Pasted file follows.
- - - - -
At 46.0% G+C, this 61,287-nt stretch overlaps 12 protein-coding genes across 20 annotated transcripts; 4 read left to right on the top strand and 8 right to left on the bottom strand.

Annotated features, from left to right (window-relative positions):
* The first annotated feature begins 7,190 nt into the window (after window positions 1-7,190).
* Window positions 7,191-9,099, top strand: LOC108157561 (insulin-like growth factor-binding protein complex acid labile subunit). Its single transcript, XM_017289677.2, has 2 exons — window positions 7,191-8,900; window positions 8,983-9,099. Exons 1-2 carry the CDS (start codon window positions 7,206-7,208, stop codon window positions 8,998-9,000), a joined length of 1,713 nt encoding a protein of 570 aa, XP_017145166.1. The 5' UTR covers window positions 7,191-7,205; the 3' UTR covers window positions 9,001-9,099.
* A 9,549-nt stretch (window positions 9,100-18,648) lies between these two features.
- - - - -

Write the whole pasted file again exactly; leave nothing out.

At 46.0% G+C, this 61,287-nt stretch overlaps 12 protein-coding genes across 20 annotated transcripts; 4 read left to right on the top strand and 8 right to left on the bottom strand.

Annotated features, from left to right (window-relative positions):
* The first annotated feature begins 7,190 nt into the window (after window positions 1-7,190).
* Window positions 7,191-9,099, top strand: LOC108157561 (insulin-like growth factor-binding protein complex acid labile subunit). Its single transcript, XM_017289677.2, has 2 exons — window positions 7,191-8,900; window positions 8,983-9,099. Exons 1-2 carry the CDS (start codon window positions 7,206-7,208, stop codon window positions 8,998-9,000), a joined length of 1,713 nt encoding a protein of 570 aa, XP_017145166.1. The 5' UTR covers window positions 7,191-7,205; the 3' UTR covers window positions 9,001-9,099.
* A 9,549-nt stretch (window positions 9,100-18,648) lies between these two features.